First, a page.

Detailed comparisons with extant and fossil species of Sphe niscus suggest that the available postcranial bones of S. mui zoni sp. nov. morphologically correspond best with those of S. urbinai, aside from that the latter is distinctly larger. Some shared features are found to be exclusive for these two species within Spheniscus, such as the lack of a ventrocaudally pro jecting lip proximally bordering the pneumotricipital fossa on the humerus, or a tarsometatarsuswhich trochlea III is dorsally at about the same level as the lateral condyle of trochlea VI or slightly surpasses it. Although of almost identical size, S. muizoni sp. nov. can be distinguished by several osteological features from S. chilensis, such as the limb bone proportions of the carpometacarpus (Fig. 6) and morphological differences at the humerus, carpometacarpus, femur, tibiotarsus, and tarso− metatarsus. Based on the morphological similarity of S. mui zoni sp. nov. and S. urbinai and their stratigraphical succes sion within the Pisco Formation, it can be supposed that the first gave directly rise at least to the latter.
S. muizoni sp. nov. is the only known penguin species from the Cerro la Bruja locality and is unknown from any older or younger deposit in or outside the Pisco Formation. As pen guins are shorebirds—breeding on land (or ice) and feeding in fairly adjacent marine waters (del Hoyo et al. 1992), the pen guin fossils complement the exclusively marine vertebrate fauna represented at Cerro la Bruja, comprising fossil taxa of marine fishes (Teleostei) and sharks (Selachii), a turtle and a crocodile, different marine mammals such as fossil odonto cetes (Kentriodontidae, Pontoporiidae),mysticetes (Cetotheri idae, Balaenopteridae), pinnipeds (Phocidae), and a boobie (Aves, Sulidae; Muizon 1988: table 1).
To date, all fossil penguins reported from the different levels of the Pisco Formation belong to the extant genus Spheniscus. The today living species of Spheniscus include: S. mendiculus (Galapagos), S. humboldti (coast of Peru and Chile), S. magellanicus (coast of Chile and Argentina, Islas Malvinas or Falkland Islands), and S. demersus (coast of South Africa and Namibia; del Hoyo et al. 1992).
However, S. muizoni sp. nov. from the latest middle/earli est late Miocene of Cerro la Bruja is not only the most ancient penguin species in the Pisco Formation, but also the strati graphically oldest record for the extant genus Spheniscus in general.
The fossil record indicates a faunal change of Spheniscus specieswithin the stratigraphically older sequence of the Pisco Formation. S. muizoni sp. nov., exclusive in the oldest deposits (latest middle/earliest late Miocene, 13–11 Ma) is replaced by the persistant S. urbinai, existing from the late Miocene to the early Pliocene (9 to 3.5Ma) deposits (S. megaramphus is only known from a 6 Ma old locality). This replacement might be linked to changes of the climatic conditions at the Pacific coast of South America during the latest middle Miocene. Tsuchi (2002: 269) dated a short warm episode in between cool epi sodes of the surface marine climate of the latest middle Mio cene at ca. 11.5 Ma, which is supported by deposits rich in warm water planktonic foraminifera in northern Chile. Extant penguins (on a species level) require a relatively stable water temperature (del Hoyo et al. 1992: 144) and change of water temperature (e.g., as in the phenomenon known as El Niño) is known to have far reaching effects on the Humboldt and Galapagos Penguin. It is not known yet, if there is a faunal consequence also within some other fossil vertebrate groups represented in Cerro la Bruja and younger localities in the Pisco Formation because the vertebrate fauna of Cerro la Bruja has not been studied in detail as yet.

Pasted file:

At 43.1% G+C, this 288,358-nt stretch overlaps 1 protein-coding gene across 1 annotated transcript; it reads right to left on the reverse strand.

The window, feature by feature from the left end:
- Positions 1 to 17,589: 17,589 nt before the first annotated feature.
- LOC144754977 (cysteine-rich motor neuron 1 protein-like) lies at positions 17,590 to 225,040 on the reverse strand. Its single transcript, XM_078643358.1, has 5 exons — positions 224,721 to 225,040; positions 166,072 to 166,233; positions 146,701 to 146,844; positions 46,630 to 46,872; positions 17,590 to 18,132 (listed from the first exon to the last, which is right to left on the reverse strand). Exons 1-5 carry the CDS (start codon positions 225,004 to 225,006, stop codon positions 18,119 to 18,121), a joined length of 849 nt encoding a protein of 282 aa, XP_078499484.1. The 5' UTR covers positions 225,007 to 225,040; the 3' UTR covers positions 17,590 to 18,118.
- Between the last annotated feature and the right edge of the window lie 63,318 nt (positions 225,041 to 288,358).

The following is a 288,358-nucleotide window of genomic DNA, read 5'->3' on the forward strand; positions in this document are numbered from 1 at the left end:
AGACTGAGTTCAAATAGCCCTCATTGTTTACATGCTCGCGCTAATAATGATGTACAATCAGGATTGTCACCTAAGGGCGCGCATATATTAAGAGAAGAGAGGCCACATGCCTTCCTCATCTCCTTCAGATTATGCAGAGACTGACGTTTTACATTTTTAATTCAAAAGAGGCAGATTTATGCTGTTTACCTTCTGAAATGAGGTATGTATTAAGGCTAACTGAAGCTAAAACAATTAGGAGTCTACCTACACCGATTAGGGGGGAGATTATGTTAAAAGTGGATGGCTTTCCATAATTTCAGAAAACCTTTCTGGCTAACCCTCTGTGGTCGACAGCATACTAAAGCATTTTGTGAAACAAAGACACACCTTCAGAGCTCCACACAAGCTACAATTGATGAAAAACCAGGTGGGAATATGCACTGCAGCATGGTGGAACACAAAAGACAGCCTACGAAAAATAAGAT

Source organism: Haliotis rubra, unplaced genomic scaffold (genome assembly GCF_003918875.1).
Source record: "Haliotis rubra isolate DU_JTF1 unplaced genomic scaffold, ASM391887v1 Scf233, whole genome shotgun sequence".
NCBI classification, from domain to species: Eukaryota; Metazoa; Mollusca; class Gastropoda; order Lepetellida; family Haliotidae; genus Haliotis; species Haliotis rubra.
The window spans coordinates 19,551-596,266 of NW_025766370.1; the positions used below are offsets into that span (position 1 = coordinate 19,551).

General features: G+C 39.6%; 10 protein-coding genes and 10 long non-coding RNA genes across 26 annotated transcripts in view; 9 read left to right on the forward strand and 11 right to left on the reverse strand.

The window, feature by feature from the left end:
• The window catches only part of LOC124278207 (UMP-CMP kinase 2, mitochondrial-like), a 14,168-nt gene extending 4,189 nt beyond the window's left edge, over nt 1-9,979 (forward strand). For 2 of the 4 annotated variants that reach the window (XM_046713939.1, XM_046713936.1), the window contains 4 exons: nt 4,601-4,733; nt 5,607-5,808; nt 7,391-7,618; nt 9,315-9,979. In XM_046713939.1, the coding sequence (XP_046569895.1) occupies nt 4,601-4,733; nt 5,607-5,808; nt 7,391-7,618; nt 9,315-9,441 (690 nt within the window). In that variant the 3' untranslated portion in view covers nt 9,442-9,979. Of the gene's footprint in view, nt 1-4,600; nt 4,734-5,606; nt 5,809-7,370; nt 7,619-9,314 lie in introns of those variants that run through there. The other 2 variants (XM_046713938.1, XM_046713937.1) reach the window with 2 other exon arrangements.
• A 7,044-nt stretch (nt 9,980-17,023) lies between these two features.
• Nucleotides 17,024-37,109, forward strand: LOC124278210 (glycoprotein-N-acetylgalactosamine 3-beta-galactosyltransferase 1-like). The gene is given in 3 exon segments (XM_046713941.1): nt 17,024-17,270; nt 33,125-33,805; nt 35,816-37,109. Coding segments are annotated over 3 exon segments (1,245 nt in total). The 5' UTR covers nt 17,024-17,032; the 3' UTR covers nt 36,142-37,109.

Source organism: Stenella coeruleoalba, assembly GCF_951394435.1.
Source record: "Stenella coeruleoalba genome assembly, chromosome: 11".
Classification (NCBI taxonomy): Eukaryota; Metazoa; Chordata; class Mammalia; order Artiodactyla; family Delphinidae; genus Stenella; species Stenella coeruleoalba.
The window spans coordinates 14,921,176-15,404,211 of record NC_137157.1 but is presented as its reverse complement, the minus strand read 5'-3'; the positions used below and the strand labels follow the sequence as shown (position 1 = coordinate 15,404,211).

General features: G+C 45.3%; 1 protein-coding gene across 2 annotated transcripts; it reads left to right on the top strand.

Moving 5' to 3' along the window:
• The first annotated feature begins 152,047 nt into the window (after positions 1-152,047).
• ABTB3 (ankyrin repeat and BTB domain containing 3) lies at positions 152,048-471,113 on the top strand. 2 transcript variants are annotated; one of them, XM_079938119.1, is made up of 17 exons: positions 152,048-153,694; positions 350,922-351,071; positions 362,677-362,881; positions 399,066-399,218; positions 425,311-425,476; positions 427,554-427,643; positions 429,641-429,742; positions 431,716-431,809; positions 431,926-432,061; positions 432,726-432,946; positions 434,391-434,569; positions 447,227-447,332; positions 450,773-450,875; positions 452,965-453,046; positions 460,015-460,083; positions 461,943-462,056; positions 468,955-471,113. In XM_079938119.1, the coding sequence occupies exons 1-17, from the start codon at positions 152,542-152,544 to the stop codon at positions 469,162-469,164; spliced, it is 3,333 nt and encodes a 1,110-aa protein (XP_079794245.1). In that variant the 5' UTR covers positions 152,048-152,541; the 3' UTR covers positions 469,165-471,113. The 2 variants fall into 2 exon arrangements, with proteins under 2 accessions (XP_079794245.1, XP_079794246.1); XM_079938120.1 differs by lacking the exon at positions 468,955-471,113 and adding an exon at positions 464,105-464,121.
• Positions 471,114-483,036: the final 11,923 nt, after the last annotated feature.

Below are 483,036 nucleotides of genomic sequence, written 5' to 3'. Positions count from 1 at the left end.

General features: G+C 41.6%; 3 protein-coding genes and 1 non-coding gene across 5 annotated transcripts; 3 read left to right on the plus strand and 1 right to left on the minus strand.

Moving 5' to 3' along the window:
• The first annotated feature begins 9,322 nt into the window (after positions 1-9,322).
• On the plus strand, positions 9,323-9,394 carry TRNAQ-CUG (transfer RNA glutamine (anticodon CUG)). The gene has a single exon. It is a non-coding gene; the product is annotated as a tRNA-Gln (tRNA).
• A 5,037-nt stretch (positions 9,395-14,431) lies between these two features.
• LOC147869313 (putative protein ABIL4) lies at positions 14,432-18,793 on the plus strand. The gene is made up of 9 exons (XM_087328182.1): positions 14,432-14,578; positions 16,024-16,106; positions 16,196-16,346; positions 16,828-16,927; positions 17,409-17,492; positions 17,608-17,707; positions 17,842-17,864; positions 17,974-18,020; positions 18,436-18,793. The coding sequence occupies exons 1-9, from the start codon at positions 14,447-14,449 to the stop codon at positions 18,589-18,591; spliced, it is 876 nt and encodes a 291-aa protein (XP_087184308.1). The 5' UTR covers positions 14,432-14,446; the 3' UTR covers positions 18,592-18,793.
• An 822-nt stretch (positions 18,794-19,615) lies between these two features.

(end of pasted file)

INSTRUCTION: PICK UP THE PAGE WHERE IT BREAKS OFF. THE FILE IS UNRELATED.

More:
Apart from Spheniscus, there is only very scanty penguin material known from other Peruvian localities, which is de scribed as Palaeospheniscus sp. and Spheniscidae indet. (Acosta Hospitaleche and Stucchi 2005). However, the latter comes from deposits older than the Pisco Formation, the lower middle Miocene Chilcatay Formation and the upper Eocene–lower Oligocene Otuma Formation, respectively. Outside the Pisco Formation, fossil representatives of Sphe niscus have been reported only from Chile: S. chilensis from the late Pliocene and Spheniscus sp. from the late Miocene early Pliocene. There was only one report on a fossil Sphe niscus outside of South America, S. predemersus Simpson, 1971 described from South Africa. This species was, however, later referred by Simpson (1975b) to the new genus Inguza. Thus, the fossil record of Spheniscus is restricted to the lat est middle/earliest late Miocene to the late Pliocene of South America, more precise to the Pacific coast of South America (Peru and Chile). The modern distribution of Spheniscus cor relates with cold marine currents—the west−east directed Cir cumpolar Antarctic Current and their northern upturns along the west−coasts of South America (Humboldt Current) and southern Africa (Benguela Current). However, the restriction of the Mio−Pliocene record of Spheniscus to the Pacific coast of South America was not due to a geographic barrier, as the Drake passage was already open by the late middle Eocene around 40 Ma ago (Scher and Martin 2006). However, no re cord of Spheniscus is known along theAtlantic coasts of South America or southern Africa during the Neogene. However, the presence of this genus cannot be ruled out if their restriction to the Pacific coast during the Neogene is linked to other ecologi cal or alimentary factors—perhaps interrelated to the still open Panama Isthmus (closure starts during the early Pliocene, about 4–3 Ma, Kameo and Sato 2000) and thus corresponding marine currents, which might had an effect on the distribution of potential prey. In all extant Spheniscus species pelagic school fish (mostly anchovies) is the dominant prey; cephalo pods and crustaceans are subordinate (del Hoyo et al. 1992). Because the skull of S. muizoni sp. nov. is lacking, no informa tion is available on the shape of the bill, which varies at least in some extant penguin genera and their preferred diet. Neither fossil nor extant Spheniscus species show any obvious interre lation of body size and latitude of their habitat.